Why do the townspeople in "A Rose for Emily" believe the boyfriend/husband-to-be has left?
Homer Barron's disappearance was a big deal in a small town like William Faulkner's Jefferson in the short story, "A Rose for Emily," but there was never any sinister connection until after Emily Grierson had died. Homer had earlier left Jefferson after Emily's relatives had appeared to try and reason with her concerning her relationship with the "Yankee" Barron.
So she had blood-kin under her roof again and we sat back to watch developments. At first nothing happened. Then we were sure that they were to be married... We were really glad...
... Sure enough, after another week they departed. And, as we had expected all along, within three days Homer Barron was back in town. A neighbor saw the Negro man admit him at the kitchen door at dusk one evening.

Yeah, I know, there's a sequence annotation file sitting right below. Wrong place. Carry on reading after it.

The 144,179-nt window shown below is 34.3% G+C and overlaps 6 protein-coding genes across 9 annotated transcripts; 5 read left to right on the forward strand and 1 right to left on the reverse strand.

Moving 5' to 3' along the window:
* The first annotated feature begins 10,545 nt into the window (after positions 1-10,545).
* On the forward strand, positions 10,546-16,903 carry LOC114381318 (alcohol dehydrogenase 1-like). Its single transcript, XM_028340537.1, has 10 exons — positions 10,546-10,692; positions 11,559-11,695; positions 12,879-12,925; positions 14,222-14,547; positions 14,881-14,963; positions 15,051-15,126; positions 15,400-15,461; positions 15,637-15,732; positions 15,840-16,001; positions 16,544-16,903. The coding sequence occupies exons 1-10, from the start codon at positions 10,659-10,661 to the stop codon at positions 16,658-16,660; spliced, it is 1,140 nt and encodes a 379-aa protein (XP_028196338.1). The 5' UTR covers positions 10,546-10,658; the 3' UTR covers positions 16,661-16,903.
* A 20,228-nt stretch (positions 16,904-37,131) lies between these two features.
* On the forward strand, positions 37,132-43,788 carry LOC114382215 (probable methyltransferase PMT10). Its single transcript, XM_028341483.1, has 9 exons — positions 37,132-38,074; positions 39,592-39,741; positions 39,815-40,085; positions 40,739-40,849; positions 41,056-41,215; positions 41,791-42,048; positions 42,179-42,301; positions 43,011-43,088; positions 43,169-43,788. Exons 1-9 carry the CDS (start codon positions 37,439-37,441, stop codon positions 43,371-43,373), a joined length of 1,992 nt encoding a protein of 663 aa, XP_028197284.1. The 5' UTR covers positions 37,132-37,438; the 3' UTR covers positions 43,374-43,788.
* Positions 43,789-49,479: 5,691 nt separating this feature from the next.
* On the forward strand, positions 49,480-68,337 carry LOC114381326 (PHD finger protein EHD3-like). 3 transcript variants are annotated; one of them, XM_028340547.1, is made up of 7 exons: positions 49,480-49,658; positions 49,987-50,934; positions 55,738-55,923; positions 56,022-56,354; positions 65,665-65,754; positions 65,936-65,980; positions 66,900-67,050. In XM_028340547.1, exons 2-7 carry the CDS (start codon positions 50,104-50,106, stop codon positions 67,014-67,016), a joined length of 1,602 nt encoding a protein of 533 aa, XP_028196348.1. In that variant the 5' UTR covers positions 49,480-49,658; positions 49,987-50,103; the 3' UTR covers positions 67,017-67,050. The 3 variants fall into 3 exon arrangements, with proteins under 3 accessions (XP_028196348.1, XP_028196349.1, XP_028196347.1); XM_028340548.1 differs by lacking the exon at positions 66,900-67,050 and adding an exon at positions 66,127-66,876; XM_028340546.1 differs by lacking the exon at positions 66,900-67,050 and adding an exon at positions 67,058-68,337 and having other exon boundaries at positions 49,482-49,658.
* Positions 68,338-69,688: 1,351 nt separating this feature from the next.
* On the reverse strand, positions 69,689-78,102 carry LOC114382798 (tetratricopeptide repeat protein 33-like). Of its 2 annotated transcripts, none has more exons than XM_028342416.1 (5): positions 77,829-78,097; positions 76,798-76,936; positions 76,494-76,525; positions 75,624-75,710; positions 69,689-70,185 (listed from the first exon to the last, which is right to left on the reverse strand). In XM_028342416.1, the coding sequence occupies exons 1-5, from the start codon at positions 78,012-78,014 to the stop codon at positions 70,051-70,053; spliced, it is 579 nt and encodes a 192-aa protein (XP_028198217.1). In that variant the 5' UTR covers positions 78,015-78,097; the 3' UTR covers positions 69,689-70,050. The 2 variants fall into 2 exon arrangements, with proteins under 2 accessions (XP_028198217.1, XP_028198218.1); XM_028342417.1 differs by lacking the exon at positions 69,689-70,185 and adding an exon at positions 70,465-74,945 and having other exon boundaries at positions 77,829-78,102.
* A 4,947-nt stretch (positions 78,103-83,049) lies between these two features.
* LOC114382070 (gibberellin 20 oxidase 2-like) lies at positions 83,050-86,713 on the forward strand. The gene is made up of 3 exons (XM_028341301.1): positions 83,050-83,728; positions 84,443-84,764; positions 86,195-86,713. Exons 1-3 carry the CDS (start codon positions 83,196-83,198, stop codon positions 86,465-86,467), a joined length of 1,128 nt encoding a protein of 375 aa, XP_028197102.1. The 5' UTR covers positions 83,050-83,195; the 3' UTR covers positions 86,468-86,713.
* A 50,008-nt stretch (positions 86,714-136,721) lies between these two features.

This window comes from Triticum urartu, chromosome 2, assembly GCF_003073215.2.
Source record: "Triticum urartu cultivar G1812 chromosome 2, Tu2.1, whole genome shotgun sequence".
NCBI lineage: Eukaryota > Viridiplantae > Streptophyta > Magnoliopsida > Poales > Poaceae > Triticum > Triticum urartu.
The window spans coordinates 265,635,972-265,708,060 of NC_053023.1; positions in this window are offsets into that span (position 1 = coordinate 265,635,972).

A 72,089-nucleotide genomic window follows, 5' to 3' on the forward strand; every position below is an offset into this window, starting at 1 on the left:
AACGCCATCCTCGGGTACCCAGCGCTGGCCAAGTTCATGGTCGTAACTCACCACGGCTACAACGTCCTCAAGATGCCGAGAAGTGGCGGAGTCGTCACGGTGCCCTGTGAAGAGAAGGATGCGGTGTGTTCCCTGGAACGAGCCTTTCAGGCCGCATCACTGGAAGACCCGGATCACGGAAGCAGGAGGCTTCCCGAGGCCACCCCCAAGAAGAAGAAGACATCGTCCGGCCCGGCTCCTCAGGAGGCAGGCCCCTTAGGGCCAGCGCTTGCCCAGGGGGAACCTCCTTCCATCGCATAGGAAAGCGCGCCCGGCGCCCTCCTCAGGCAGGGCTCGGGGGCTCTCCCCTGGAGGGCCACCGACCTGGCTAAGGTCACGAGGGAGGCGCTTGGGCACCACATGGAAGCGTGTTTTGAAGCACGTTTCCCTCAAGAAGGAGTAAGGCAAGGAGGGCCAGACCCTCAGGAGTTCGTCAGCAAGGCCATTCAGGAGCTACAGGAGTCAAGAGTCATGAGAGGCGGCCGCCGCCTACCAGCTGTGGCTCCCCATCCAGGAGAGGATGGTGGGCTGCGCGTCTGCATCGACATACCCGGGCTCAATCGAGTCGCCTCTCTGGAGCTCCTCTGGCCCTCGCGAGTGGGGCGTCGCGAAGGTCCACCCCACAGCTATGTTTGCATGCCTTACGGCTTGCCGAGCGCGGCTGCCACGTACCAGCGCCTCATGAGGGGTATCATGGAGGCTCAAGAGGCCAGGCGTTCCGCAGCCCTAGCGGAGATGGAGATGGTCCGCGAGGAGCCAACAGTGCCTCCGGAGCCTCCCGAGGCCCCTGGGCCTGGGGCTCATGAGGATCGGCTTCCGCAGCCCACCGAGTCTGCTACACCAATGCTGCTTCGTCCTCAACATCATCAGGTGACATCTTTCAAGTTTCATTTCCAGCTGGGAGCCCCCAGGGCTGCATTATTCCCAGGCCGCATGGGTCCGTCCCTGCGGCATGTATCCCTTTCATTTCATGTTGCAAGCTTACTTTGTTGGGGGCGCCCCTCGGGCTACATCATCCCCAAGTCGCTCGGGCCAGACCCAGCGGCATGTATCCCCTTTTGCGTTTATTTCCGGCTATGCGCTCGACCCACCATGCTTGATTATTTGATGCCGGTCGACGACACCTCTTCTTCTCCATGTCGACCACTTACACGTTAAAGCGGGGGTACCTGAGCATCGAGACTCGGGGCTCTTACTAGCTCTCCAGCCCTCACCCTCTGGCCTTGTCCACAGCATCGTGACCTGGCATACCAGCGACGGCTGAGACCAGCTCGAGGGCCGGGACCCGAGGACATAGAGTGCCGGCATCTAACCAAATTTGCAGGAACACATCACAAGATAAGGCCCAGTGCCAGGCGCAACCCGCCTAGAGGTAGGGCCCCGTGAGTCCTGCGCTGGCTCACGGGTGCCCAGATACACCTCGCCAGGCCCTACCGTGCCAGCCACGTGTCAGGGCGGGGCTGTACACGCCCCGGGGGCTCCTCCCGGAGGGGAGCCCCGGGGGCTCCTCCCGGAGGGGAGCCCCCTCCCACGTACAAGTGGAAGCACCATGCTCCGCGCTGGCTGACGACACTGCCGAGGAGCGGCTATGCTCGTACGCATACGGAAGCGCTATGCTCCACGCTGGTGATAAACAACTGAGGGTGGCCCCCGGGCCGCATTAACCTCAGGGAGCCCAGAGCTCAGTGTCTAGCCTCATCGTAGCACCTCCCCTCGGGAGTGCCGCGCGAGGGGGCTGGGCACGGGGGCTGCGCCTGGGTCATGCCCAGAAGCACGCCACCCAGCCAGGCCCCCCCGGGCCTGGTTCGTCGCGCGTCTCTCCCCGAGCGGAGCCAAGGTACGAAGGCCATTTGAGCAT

And that was the last we saw of Homer Barron. And of Miss Emily for some time.
In the minds of the people of Jefferson, Miss Emily had simply been jilted by the lifelong bachelor. They had probably had a falling out, and Homer had left in the middle of the night. Miss Emily's absence was her way of mourning her best and last chance at marriage. As for "the smell," it was a foregone conclusion that it was, as Miss Emily had implied by purchasing the poison, simply a rat.